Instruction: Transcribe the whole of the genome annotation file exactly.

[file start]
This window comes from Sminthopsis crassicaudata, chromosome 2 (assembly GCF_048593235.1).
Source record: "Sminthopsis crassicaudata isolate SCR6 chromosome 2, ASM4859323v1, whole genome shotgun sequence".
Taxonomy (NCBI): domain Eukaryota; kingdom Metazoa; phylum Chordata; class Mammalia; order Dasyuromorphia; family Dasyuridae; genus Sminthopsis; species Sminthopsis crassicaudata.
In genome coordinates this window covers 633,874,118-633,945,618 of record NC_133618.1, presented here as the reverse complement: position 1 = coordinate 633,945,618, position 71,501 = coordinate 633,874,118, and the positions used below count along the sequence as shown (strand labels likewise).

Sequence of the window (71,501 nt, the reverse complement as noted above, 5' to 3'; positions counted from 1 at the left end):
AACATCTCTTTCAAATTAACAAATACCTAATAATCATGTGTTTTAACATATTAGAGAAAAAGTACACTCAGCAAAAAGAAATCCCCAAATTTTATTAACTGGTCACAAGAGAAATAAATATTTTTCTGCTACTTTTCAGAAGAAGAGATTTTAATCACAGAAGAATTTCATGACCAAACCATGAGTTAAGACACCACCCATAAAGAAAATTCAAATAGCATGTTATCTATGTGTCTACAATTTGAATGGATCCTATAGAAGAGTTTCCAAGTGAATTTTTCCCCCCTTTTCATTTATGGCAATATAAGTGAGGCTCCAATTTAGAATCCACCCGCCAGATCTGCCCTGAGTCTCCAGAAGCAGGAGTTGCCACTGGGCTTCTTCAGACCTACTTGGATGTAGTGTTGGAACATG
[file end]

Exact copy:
This window comes from Sminthopsis crassicaudata, chromosome 2 (assembly GCF_048593235.1).
Source record: "Sminthopsis crassicaudata isolate SCR6 chromosome 2, ASM4859323v1, whole genome shotgun sequence".
Taxonomy (NCBI): domain Eukaryota; kingdom Metazoa; phylum Chordata; class Mammalia; order Dasyuromorphia; family Dasyuridae; genus Sminthopsis; species Sminthopsis crassicaudata.
In genome coordinates this window covers 633,874,118-633,945,618 of record NC_133618.1, presented here as the reverse complement: position 1 = coordinate 633,945,618, position 71,501 = coordinate 633,874,118, and the positions used below count along the sequence as shown (strand labels likewise).

Sequence of the window (71,501 nt, the reverse complement as noted above, 5' to 3'; positions counted from 1 at the left end):
AACATCTCTTTCAAATTAACAAATACCTAATAATCATGTGTTTTAACATATTAGAGAAAAAGTACACTCAGCAAAAAGAAATCCCCAAATTTTATTAACTGGTCACAAGAGAAATAAATATTTTTCTGCTACTTTTCAGAAGAAGAGATTTTAATCACAGAAGAATTTCATGACCAAACCATGAGTTAAGACACCACCCATAAAGAAAATTCAAATAGCATGTTATCTATGTGTCTACAATTTGAATGGATCCTATAGAAGAGTTTCCAAGTGAATTTTTCCCCCCTTTTCATTTATGGCAATATAAGTGAGGCTCCAATTTAGAATCCACCCGCCAGATCTGCCCTGAGTCTCCAGAAGCAGGAGTTGCCACTGGGCTTCTTCAGACCTACTTGGATGTAGTGTTGGAACATG